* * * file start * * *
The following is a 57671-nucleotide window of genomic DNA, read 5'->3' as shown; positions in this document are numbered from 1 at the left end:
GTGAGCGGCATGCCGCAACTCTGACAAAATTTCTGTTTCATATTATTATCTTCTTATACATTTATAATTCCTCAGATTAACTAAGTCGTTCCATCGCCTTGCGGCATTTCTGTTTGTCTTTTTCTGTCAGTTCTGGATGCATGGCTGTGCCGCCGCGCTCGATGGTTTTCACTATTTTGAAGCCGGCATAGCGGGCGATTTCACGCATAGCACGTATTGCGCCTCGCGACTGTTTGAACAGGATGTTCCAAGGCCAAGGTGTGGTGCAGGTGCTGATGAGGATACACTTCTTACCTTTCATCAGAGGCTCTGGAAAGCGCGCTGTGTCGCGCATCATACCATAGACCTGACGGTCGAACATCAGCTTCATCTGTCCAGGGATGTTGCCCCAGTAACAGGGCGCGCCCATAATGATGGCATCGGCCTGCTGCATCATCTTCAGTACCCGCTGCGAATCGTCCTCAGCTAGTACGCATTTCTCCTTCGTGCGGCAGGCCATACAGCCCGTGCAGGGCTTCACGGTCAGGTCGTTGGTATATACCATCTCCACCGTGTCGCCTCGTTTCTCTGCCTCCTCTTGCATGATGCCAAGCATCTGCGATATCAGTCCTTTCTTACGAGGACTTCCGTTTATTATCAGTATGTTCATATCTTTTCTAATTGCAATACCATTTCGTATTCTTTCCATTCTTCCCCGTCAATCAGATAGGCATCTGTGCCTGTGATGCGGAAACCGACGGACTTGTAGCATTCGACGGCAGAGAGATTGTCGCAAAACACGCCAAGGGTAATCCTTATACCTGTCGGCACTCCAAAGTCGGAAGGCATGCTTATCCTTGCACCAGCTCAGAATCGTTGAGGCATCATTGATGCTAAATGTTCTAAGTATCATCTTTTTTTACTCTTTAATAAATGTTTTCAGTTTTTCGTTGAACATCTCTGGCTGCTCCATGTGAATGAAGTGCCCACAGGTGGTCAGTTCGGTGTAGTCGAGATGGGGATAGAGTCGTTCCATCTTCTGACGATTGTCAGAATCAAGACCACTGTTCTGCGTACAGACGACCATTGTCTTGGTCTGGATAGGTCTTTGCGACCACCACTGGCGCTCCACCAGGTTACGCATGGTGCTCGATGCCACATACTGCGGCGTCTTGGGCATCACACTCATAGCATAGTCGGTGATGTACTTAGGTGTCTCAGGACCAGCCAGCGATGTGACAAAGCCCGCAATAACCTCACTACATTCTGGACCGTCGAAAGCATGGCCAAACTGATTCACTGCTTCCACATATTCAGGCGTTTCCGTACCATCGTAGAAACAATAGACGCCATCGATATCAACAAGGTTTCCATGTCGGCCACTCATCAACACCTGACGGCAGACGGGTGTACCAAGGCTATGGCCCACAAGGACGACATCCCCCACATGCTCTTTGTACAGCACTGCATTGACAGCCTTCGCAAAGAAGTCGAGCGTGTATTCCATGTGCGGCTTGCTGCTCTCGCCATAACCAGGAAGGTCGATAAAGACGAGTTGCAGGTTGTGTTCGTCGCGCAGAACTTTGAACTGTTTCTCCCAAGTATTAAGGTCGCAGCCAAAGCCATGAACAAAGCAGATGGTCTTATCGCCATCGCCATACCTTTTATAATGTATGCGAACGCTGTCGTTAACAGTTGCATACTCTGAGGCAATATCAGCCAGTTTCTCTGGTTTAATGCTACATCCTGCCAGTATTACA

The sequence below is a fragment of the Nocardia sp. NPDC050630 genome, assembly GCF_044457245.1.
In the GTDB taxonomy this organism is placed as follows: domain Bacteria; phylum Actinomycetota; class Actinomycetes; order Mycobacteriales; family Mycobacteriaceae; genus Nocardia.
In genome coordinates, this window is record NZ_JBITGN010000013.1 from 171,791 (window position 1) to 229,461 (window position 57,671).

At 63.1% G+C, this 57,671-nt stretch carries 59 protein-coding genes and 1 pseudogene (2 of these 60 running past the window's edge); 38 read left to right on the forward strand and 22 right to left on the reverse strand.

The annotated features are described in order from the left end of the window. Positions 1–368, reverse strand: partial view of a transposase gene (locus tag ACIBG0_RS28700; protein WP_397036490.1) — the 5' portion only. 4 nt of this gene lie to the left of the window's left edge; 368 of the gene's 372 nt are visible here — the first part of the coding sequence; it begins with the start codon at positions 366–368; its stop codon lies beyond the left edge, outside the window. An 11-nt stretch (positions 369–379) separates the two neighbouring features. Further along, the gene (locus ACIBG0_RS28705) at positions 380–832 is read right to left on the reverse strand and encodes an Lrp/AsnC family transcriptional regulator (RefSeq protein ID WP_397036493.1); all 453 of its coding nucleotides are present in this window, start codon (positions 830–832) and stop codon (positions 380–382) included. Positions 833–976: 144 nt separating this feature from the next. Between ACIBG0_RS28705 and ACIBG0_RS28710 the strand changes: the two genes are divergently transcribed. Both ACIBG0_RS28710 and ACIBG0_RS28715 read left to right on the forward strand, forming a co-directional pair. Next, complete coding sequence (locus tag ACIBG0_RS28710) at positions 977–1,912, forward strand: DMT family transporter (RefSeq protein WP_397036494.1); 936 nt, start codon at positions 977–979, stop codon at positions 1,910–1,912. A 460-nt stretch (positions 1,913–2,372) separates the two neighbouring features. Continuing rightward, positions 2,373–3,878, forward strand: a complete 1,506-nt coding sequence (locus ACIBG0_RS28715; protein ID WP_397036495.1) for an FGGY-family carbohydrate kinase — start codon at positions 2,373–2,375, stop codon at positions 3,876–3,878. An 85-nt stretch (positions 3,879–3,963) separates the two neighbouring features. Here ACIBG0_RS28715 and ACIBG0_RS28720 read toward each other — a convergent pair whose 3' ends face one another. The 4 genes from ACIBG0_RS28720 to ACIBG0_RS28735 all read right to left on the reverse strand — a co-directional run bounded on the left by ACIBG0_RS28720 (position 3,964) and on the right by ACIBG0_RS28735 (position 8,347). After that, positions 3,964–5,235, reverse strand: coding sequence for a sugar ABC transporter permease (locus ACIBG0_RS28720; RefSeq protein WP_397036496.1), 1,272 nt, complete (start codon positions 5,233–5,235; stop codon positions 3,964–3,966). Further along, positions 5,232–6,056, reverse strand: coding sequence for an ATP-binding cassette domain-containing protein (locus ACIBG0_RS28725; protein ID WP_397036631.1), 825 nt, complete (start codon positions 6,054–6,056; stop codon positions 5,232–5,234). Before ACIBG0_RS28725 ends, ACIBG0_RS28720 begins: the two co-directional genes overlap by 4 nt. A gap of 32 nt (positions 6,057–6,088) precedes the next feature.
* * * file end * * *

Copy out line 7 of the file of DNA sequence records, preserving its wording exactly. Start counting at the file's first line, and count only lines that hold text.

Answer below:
The annotated features are described in order from the left end of the window. Positions 1–368, reverse strand: partial view of a transposase gene (locus tag ACIBG0_RS28700; protein WP_397036490.1) — the 5' portion only. 4 nt of this gene lie to the left of the window's left edge; 368 of the gene's 372 nt are visible here — the first part of the coding sequence; it begins with the start codon at positions 366–368; its stop codon lies beyond the left edge, outside the window. An 11-nt stretch (positions 369–379) separates the two neighbouring features. Further along, the gene (locus ACIBG0_RS28705) at positions 380–832 is read right to left on the reverse strand and encodes an Lrp/AsnC family transcriptional regulator (RefSeq protein ID WP_397036493.1); all 453 of its coding nucleotides are present in this window, start codon (positions 830–832) and stop codon (positions 380–382) included. Positions 833–976: 144 nt separating this feature from the next. Between ACIBG0_RS28705 and ACIBG0_RS28710 the strand changes: the two genes are divergently transcribed. Both ACIBG0_RS28710 and ACIBG0_RS28715 read left to right on the forward strand, forming a co-directional pair. Next, complete coding sequence (locus tag ACIBG0_RS28710) at positions 977–1,912, forward strand: DMT family transporter (RefSeq protein WP_397036494.1); 936 nt, start codon at positions 977–979, stop codon at positions 1,910–1,912. A 460-nt stretch (positions 1,913–2,372) separates the two neighbouring features. Continuing rightward, positions 2,373–3,878, forward strand: a complete 1,506-nt coding sequence (locus ACIBG0_RS28715; protein ID WP_397036495.1) for an FGGY-family carbohydrate kinase — start codon at positions 2,373–2,375, stop codon at positions 3,876–3,878. An 85-nt stretch (positions 3,879–3,963) separates the two neighbouring features. Here ACIBG0_RS28715 and ACIBG0_RS28720 read toward each other — a convergent pair whose 3' ends face one another. The 4 genes from ACIBG0_RS28720 to ACIBG0_RS28735 all read right to left on the reverse strand — a co-directional run bounded on the left by ACIBG0_RS28720 (position 3,964) and on the right by ACIBG0_RS28735 (position 8,347). After that, positions 3,964–5,235, reverse strand: coding sequence for a sugar ABC transporter permease (locus ACIBG0_RS28720; RefSeq protein WP_397036496.1), 1,272 nt, complete (start codon positions 5,233–5,235; stop codon positions 3,964–3,966). Further along, positions 5,232–6,056, reverse strand: coding sequence for an ATP-binding cassette domain-containing protein (locus ACIBG0_RS28725; protein ID WP_397036631.1), 825 nt, complete (start codon positions 6,054–6,056; stop codon positions 5,232–5,234). Before ACIBG0_RS28725 ends, ACIBG0_RS28720 begins: the two co-directional genes overlap by 4 nt. A gap of 32 nt (positions 6,057–6,088) precedes the next feature.